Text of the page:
Memories of the record-breaking cold and snowstorms of last winter, including Snowpocalypse, Snowmaggedon and Snoverkill, have probably faded, as eventually will be true of memories of the record-breaking heat this summer. Unless, that is, the extreme winter and summer weather prove to be just a preview of conditions that become the new normal as a consequence of global climate change. Should that prove the case, it might be hard to forget "the good ole days" when the extremes of winter/summer of 2009/2010 were the exception, not the rule.
How likely is that we're entering an age where extremes in weather become the new normal? Personally, I believe the weight of evidence viewed objectively points in that general direction, although there is much uncertainty about details of how, when, where and in what phenomena and parameters extremes will appear and have consequence in human affairs.
In regard to the snowstorms that affected the D.C. metro region and other mid-Atlantic and northeast coastal regions, a new study by a team of scientists at Columbia University's Lamont-Doherty Earth Observatory argues that global warming was not involved. Rather, the study finds the anomalous winter was primarily the result of convergence of an exceptionally strong El Nino and unusually strong negative phase of North Atlantic Oscillation (NAO).
El Nino typically brings wet weather to the southeastern U.S. and enhances the odds for an East Coast storm track, while the negative phase of the NAO corresponds to an atmospheric circulation pattern which brings cold air from Arctic regions into eastern North America. What might be the weather/climate understatement of the year, the authors conclude when these patterns coincide, "end result: more snow".
I'm fully on board with contention that man-made global warming or, more generally, global climate change is not responsible for the past winter's cold and snow. It's certainly possible that, as the IPCC report indicates, increased atmospheric moisture in a warming world generally speaking could enhance precipitation and thereby snowfall amounts where it remains cold enough for snow.
In that context it's possible to argue that the cold and winter snows were consistent with expectations with global warming. But that's a far cry from evidence that necessarily led to, or even tilted the odds toward the major 2009/2010 snow events. Indeed there is nothing to indicate that the convergence in the specific manifestations of El Nino and NAO were anything more than coincidental.
The authors correctly disabuse the irresponsible proclamation of hard-core deniers that the cold and snow last winter is evidence against human caused global warming, not withstanding the fact that globally the winter was significantly above normal. Scientists agree that no single storm or series of storms in any given season affecting any given region are evidence for or against climate change.
Unfortunately for proponents of measures to reduce greenhouse gas emissions, snow buried the "seats of power" in Washington enabling use by some to undermine the political case for global warming and support for meaningful action. Ironically perhaps, the excessive heat this summer apparently has not increased support.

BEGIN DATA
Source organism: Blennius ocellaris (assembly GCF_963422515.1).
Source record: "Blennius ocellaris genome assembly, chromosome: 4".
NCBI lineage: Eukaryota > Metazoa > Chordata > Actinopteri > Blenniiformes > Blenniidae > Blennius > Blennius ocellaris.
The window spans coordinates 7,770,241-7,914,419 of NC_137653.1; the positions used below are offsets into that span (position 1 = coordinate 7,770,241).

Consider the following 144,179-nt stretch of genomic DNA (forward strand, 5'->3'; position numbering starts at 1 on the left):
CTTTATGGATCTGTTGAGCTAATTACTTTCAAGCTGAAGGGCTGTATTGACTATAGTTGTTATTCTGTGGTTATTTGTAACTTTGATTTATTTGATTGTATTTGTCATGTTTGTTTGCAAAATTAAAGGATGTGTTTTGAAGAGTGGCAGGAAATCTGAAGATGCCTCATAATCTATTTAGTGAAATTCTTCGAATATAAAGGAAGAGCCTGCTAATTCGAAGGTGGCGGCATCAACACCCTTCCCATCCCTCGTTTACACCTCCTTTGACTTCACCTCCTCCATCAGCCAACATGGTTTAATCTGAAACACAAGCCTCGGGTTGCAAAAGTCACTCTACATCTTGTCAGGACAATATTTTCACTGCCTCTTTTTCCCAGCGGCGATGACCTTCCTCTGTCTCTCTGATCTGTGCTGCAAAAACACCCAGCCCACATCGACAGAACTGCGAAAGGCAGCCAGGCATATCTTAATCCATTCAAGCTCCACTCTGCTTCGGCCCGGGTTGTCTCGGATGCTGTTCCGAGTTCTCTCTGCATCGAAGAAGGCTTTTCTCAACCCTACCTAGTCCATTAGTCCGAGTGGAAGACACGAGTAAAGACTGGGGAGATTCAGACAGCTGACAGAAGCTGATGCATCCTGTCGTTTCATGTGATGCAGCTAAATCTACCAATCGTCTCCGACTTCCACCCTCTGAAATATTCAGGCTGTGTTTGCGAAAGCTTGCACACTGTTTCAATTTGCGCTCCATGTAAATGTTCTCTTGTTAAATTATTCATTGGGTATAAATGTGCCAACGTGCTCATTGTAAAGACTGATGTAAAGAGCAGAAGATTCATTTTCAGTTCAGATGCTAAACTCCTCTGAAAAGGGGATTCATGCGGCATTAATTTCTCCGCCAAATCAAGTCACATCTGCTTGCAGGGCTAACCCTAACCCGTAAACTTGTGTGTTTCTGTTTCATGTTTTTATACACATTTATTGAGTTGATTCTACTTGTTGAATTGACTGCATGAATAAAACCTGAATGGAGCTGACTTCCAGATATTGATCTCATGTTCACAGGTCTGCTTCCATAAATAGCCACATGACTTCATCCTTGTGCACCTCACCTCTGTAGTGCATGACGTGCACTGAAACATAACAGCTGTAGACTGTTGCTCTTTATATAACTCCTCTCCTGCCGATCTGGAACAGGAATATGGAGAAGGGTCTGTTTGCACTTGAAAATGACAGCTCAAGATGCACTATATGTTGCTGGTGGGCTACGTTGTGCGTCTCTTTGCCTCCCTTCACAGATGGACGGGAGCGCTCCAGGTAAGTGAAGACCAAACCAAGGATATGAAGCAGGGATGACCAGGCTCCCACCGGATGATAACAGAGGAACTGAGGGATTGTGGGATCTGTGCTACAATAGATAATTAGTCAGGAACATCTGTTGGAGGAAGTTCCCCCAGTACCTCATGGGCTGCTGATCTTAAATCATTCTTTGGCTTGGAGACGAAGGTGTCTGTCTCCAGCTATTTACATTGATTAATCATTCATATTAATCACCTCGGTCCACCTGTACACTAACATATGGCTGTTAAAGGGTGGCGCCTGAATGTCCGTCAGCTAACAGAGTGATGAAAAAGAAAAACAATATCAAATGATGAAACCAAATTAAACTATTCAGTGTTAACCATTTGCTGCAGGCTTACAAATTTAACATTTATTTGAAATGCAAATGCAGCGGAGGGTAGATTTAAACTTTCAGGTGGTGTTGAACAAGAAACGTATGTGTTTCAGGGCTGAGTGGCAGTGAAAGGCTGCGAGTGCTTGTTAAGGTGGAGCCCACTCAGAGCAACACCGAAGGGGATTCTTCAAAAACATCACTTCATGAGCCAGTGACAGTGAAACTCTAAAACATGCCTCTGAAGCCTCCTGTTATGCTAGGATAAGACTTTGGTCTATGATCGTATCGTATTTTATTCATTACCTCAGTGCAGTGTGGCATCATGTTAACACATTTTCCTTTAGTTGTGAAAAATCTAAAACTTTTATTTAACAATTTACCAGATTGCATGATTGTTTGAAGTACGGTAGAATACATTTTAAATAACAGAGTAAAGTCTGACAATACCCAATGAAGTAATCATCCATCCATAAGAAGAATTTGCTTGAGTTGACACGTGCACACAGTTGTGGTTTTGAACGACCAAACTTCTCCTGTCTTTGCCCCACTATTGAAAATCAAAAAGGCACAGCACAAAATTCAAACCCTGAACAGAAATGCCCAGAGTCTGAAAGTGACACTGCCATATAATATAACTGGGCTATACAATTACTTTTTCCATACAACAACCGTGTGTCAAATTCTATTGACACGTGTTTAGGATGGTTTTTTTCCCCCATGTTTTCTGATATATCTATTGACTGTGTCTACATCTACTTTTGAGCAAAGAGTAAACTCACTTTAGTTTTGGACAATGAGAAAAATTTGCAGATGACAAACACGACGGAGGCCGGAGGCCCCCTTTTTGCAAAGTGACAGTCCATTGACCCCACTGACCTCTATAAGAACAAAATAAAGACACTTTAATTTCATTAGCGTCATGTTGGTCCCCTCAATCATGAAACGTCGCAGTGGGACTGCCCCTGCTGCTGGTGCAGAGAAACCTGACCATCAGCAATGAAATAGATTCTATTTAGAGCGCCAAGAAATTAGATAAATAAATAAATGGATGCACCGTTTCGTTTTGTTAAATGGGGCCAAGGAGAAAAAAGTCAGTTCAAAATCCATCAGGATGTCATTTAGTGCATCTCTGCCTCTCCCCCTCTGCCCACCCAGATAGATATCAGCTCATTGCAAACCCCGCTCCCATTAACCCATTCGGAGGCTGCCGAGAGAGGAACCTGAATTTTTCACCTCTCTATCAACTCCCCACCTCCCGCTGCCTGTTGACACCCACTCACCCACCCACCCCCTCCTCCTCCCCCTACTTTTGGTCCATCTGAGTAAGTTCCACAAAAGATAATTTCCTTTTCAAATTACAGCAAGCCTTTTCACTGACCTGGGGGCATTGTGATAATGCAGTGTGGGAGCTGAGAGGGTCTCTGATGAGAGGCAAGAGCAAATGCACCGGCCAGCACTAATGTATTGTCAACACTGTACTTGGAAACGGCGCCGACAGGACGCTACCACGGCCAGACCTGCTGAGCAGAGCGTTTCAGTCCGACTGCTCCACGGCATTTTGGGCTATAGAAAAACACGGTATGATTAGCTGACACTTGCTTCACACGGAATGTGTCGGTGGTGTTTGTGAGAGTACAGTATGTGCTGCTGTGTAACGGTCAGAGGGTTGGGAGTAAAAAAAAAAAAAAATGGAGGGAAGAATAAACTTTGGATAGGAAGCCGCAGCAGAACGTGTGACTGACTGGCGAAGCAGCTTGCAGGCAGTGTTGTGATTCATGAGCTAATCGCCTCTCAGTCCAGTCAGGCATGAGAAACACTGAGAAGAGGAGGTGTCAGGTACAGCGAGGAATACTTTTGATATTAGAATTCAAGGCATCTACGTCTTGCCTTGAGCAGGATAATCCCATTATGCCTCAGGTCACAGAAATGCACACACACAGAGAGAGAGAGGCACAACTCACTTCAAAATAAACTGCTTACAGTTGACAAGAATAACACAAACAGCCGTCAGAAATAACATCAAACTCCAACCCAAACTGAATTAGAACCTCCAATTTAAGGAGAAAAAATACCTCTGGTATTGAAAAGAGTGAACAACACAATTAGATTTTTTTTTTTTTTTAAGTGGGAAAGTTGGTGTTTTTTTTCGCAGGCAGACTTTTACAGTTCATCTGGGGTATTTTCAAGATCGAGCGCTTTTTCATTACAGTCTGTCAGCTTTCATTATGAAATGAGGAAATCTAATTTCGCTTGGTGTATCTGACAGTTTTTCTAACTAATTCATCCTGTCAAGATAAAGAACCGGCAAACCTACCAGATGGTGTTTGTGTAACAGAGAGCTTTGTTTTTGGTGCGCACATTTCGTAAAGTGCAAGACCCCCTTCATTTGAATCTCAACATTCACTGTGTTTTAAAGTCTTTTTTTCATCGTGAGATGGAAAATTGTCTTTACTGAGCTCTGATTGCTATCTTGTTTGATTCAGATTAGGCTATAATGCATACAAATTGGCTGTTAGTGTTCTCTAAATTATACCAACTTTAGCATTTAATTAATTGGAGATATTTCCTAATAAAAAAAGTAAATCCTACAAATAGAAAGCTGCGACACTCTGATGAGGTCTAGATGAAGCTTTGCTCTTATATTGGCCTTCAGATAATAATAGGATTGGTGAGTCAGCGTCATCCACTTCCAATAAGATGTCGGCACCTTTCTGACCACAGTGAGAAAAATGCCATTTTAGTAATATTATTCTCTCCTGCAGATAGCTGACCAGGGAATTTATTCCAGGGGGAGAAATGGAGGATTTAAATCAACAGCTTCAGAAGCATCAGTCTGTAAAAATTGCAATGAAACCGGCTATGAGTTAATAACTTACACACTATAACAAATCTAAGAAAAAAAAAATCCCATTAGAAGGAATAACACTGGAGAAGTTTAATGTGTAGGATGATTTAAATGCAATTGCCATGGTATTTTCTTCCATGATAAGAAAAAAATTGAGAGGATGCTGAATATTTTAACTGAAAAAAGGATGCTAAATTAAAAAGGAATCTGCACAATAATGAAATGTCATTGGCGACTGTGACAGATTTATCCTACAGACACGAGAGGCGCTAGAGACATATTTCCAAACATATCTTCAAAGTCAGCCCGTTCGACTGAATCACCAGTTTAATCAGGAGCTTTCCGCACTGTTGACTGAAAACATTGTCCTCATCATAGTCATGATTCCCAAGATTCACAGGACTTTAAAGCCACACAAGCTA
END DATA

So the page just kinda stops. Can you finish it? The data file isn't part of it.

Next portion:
The authors justifiably note, but do not explain that El Nino and negative NAO were not necessarily the only reasons for the past winter cold and snow.
In a previous post, I indicated that the December snowstorm (Snowpocalypse) occurred before the nominal response to El Nino on the Pacific jet and probably sub tropical jet and storm tracks had kicked in. The subtropical jet often acts as a conveyor belt of moisture feeding storms that develop in the southern U.S. which sometimes head northeast towards us independently of El Nino. Additionally, the authors did not consider the likely critical influence of the third ingredient I mentioned, the Pacific North American (PNA) teleconnection - which can help lock in cold air over the East - in setting the stage (and enhancing predictability) for the snowstorms.
In a discussion of the technical study, the authors conclude:
In summary, what happened this past winter is just another example of the kind of seasonal climate anomaly that can arise from purely natural variability of the atmosphere-ocean system. There seems no evidence that it had anything to do with climate change and should not be exploited to make arguments, one way or another, about the reality of that (which we do not doubt) or how to tackle it.
In its press materials, Columbia University quotes Rutgers University climate scientist David Robinson, who says: "When the public experiences abnormal weather, they want to know what's causing it. This paper explains what happened, and why global warming was not really involved. It helps build credibility in climate science."
Mission accomplished? What do you think?
The views expressed here are the author's alone and do not represent any position of the Washington Post, its news staff or the Capital Weather Gang.
Causes for Mid-Atlantic Snowstorms 2009/10 (NOAA Fact Sheet, Word Document)
Forensic Meteorology Solves the Mystery of Record Snows (NOAA Climate Watch Magazine)
Research says big snow storms not inconsistent with -- and may be ampliflied by -- a warming planet (Joe Romm, Climate Progress)
New peer reviewed paper refutes claims of blizzards of last winter being driven by "global warming" (Anthony Watts, WattsUpWithThat Blog)
Expert: Blizzards "consistent with" climate change (Andrew Freedman, Capital Weather Gang with Jeff Masters, Weather Underground)